I’m not sure what direction this blog is going in. Some days I write about life on the spectrum, some days I share photos from my hiking excursions. Other days I reblog, when I can’t get the words to flow correctly. But most of all, what I wish to eventually share is my journey. There are many wonderful and informative blogs and websites about Autism and Aspergers. I hope that my writing can provide a unique window into my world. Thank you for visiting!


6 thoughts on “about me

  1. I admire your courage in blogging. My niece’s son has been diagnosed with a similar diagnosis. I have been interested in trying to gain an understanding of the thoughts, feelings and the mechanics involved in dealing with issues of problems involving communication with other s. In no way would I wish to offend you .

    • Thanks for visiting my blog, Tony! I’ve remained quiet about it for a long time. I wanted to just see if I could “blend in” with the rest of the world, but that’s just not happening. I’ve realized that I need to accept myself as I am, not try to change myself like I’ve been urged to do my entire life. The aspergers/autism community is really a spectacular thing. There’s so many bloggers, parents, and loved ones out there writing and working hard each day to not just raise awareness, but to create acceptance. Was your nieces’ son diagnosed with PDD-NOS or ?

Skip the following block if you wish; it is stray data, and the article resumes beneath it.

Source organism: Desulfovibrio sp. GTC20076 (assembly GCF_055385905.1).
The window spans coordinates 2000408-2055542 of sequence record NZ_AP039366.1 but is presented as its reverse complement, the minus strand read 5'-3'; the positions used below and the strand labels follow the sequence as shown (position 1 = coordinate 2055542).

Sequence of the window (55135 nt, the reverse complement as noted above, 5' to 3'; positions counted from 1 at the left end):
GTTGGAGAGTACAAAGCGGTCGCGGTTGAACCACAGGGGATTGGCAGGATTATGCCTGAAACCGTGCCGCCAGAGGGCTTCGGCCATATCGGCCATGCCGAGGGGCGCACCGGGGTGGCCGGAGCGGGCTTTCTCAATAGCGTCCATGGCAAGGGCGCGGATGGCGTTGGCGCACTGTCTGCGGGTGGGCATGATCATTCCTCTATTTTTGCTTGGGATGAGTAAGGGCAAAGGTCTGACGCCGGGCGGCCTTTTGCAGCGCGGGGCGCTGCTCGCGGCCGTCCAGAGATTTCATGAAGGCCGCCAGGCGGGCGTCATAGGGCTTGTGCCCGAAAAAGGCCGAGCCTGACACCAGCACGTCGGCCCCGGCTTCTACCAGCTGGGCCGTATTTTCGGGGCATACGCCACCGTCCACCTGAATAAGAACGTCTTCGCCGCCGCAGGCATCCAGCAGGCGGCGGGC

2. Thanks so much for following Scribbles of a Geek! As an autistic woman being assessed for ADHD, I’m really glad that there are now more of us speaking out about AS and how we are angry at the way we’re treated by professionals and by society. Will follow back, can’t wait to see your stuff!

    • Thank you very much Heidi! My ADHD diagnosis happened first, and eventually led to the rest. It’s only been three years since that, and I’ve mostly been silent, because people just didn’t “get it”. Very glad that I found the courage to start writing and sharing, and it means the world to me that people are reading it! Good luck with your ADHD stuff!